Written by Quinn Caldwell
"[Peter and John] went down and prayed for them, that they might receive the Holy Spirit (for as yet the Spirit had not come upon any of them; they had only been baptized in the name of the Lord Jesus). Then Peter and John laid their hands on them, and they received the Holy Spirit." - Acts 8:14-17
What was separated in time for the people in today's passage is usually smooshed together in baptisms these days. Right after the part with the water, whoever is doing the baptism will place her hand on the head of the one being baptized and say something like, "The Holy Spirit be upon you, child of God, Disciple of Christ, member of Christ's church."
This passage is part of the reason for that extra blessing there at the end. There are others: In the Gospels, John baptizes with water but promises that another will baptize with the Holy Spirit and with fire. Earlier in the book of Acts, the Holy Spirit comes to the people like a mighty wind. Flames appear above their heads and they start to speak in all the languages of the known world.
Baptism with water and in the names of God is good. It was good enough for Jesus to undergo, after all. The cleansing, the welcoming, the fresh start: these are gifts beyond price that God hands out in baptism. But God knows what it is to live in this world--the challenges, the dangers, the temptations, the opportunities--and so God doesn't stop there, won't let the newly baptized away from the font until just one gift more is given: power.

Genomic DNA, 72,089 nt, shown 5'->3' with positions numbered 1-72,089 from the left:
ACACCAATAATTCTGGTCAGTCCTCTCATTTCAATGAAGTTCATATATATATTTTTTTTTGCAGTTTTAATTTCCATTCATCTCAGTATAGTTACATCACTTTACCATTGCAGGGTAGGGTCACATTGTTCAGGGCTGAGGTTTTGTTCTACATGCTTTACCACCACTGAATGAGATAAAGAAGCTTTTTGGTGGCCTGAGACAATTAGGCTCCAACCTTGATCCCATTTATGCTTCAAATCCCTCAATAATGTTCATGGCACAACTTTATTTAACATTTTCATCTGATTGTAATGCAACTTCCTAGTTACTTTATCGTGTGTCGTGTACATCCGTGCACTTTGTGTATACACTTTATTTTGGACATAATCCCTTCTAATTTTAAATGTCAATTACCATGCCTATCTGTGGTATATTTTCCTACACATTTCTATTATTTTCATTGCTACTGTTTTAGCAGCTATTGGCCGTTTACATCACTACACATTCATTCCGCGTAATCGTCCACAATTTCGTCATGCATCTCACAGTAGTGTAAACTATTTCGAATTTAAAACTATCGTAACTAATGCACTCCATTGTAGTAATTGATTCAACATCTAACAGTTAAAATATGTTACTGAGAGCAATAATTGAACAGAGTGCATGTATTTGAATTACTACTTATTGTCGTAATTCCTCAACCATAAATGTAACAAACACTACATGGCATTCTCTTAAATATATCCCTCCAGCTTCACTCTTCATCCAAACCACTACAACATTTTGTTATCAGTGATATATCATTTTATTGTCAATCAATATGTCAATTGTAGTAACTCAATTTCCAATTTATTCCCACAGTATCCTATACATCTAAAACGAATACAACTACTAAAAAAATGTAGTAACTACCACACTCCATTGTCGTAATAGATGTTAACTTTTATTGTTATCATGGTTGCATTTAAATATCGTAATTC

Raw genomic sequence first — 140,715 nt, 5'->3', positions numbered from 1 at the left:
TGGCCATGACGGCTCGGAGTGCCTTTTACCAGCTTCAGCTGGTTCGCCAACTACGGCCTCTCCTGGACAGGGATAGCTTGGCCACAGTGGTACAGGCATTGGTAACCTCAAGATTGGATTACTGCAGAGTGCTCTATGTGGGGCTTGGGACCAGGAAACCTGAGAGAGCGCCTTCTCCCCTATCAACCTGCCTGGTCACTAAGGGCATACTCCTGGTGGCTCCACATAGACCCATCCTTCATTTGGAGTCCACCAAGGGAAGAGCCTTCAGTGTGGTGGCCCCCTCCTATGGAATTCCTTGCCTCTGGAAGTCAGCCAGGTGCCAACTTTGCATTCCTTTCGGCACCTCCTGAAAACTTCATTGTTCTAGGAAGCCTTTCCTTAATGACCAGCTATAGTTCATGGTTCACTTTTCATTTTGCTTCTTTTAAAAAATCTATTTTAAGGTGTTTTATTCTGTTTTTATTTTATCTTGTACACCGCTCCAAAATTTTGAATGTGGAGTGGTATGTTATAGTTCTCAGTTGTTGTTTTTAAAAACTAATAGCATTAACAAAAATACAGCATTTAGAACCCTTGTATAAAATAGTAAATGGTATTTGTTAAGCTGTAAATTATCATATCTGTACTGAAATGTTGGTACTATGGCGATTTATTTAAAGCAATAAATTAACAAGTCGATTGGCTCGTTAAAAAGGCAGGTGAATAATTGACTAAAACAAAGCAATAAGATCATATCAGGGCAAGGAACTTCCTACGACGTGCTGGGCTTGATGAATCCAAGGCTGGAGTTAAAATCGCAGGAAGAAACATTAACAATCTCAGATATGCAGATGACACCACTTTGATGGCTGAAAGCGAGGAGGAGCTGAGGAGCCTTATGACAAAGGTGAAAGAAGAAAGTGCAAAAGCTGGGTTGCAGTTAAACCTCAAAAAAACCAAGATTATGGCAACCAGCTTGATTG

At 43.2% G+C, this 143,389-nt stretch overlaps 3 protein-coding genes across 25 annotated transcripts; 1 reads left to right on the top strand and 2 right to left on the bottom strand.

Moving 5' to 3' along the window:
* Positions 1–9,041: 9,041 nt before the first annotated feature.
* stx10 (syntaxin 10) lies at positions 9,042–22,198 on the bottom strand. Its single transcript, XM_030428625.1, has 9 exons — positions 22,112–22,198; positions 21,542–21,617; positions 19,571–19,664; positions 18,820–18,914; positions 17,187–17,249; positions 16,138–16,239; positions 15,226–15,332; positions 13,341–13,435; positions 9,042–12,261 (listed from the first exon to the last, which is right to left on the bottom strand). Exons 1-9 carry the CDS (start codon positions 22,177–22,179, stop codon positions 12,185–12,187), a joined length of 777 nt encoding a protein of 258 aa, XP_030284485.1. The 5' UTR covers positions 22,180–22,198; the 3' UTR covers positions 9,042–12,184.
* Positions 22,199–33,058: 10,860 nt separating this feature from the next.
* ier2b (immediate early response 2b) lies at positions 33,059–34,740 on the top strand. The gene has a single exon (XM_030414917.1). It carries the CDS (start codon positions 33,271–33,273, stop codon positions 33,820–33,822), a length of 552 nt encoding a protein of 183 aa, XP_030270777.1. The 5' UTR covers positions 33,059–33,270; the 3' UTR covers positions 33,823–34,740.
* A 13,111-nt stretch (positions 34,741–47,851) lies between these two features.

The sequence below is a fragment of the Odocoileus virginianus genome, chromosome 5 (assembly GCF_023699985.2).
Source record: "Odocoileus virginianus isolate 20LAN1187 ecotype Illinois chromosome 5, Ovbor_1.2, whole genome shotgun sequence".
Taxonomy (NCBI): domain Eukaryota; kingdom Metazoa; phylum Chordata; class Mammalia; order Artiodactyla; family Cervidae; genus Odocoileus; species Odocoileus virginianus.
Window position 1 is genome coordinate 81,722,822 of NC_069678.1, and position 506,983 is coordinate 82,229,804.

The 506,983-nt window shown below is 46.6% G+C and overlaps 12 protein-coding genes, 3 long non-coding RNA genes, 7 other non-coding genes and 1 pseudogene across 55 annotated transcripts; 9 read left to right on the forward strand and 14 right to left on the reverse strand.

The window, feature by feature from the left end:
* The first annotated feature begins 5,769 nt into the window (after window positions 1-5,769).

The baptizer calls down the power of the Holy Spirit, and God obliges. The Comforter, the Advocate, the Inspirer, the Strengthener is sent, bestowed, breathed in. And if tongues of flame don't erupt over heads and babies don't start speaking in tongues, the gift is no less magnificent: God's own spirit, alive inside us, forever.
For the gift and the power of your Holy Spirit, O Lord, thank you. Amen.
Quinn G. Caldwell is the Pastor of Plymouth Congregational Church, Syracuse, New York. His most recent book is a series of daily reflections for Advent and Christmas called All I Really Want: Readings for a Modern Christmas. Learn more about it and find him on Facebook at Quinn G. Caldwell.